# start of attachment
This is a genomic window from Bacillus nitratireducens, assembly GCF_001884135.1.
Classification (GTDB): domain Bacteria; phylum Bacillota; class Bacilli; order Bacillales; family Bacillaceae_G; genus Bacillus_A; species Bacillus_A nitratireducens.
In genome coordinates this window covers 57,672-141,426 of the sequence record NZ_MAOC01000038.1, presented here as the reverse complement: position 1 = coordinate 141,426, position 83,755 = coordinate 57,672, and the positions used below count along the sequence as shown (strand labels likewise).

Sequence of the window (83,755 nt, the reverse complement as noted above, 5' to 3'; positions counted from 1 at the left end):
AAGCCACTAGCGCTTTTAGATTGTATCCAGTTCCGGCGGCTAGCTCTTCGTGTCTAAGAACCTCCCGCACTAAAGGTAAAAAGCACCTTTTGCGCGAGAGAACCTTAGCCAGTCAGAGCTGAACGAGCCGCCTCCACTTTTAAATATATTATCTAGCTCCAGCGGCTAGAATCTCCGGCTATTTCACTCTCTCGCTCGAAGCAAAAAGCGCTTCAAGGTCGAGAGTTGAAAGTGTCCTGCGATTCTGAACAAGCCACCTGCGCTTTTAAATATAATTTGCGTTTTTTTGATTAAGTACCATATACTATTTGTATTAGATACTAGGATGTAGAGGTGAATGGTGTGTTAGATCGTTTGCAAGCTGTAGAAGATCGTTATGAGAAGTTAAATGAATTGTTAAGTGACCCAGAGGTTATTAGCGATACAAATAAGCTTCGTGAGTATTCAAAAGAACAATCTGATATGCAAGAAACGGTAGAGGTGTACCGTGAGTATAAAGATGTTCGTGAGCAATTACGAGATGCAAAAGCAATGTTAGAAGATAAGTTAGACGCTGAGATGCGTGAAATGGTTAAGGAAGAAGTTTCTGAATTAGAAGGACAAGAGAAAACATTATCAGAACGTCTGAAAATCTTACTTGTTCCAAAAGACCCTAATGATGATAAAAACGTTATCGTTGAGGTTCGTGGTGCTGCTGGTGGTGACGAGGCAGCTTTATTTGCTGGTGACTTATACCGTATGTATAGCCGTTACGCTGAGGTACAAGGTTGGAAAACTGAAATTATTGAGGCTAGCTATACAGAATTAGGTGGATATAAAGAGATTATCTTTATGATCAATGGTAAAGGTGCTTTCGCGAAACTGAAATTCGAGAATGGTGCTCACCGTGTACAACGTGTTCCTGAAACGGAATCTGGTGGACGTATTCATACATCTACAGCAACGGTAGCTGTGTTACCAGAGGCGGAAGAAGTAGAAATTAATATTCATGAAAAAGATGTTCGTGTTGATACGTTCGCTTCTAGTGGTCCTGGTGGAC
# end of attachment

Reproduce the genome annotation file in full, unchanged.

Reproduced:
This is a genomic window from Bacillus nitratireducens, assembly GCF_001884135.1.
Classification (GTDB): domain Bacteria; phylum Bacillota; class Bacilli; order Bacillales; family Bacillaceae_G; genus Bacillus_A; species Bacillus_A nitratireducens.
In genome coordinates this window covers 57,672-141,426 of the sequence record NZ_MAOC01000038.1, presented here as the reverse complement: position 1 = coordinate 141,426, position 83,755 = coordinate 57,672, and the positions used below count along the sequence as shown (strand labels likewise).

Sequence of the window (83,755 nt, the reverse complement as noted above, 5' to 3'; positions counted from 1 at the left end):
AAGCCACTAGCGCTTTTAGATTGTATCCAGTTCCGGCGGCTAGCTCTTCGTGTCTAAGAACCTCCCGCACTAAAGGTAAAAAGCACCTTTTGCGCGAGAGAACCTTAGCCAGTCAGAGCTGAACGAGCCGCCTCCACTTTTAAATATATTATCTAGCTCCAGCGGCTAGAATCTCCGGCTATTTCACTCTCTCGCTCGAAGCAAAAAGCGCTTCAAGGTCGAGAGTTGAAAGTGTCCTGCGATTCTGAACAAGCCACCTGCGCTTTTAAATATAATTTGCGTTTTTTTGATTAAGTACCATATACTATTTGTATTAGATACTAGGATGTAGAGGTGAATGGTGTGTTAGATCGTTTGCAAGCTGTAGAAGATCGTTATGAGAAGTTAAATGAATTGTTAAGTGACCCAGAGGTTATTAGCGATACAAATAAGCTTCGTGAGTATTCAAAAGAACAATCTGATATGCAAGAAACGGTAGAGGTGTACCGTGAGTATAAAGATGTTCGTGAGCAATTACGAGATGCAAAAGCAATGTTAGAAGATAAGTTAGACGCTGAGATGCGTGAAATGGTTAAGGAAGAAGTTTCTGAATTAGAAGGACAAGAGAAAACATTATCAGAACGTCTGAAAATCTTACTTGTTCCAAAAGACCCTAATGATGATAAAAACGTTATCGTTGAGGTTCGTGGTGCTGCTGGTGGTGACGAGGCAGCTTTATTTGCTGGTGACTTATACCGTATGTATAGCCGTTACGCTGAGGTACAAGGTTGGAAAACTGAAATTATTGAGGCTAGCTATACAGAATTAGGTGGATATAAAGAGATTATCTTTATGATCAATGGTAAAGGTGCTTTCGCGAAACTGAAATTCGAGAATGGTGCTCACCGTGTACAACGTGTTCCTGAAACGGAATCTGGTGGACGTATTCATACATCTACAGCAACGGTAGCTGTGTTACCAGAGGCGGAAGAAGTAGAAATTAATATTCATGAAAAAGATGTTCGTGTTGATACGTTCGCTTCTAGTGGTCCTGGTGGAC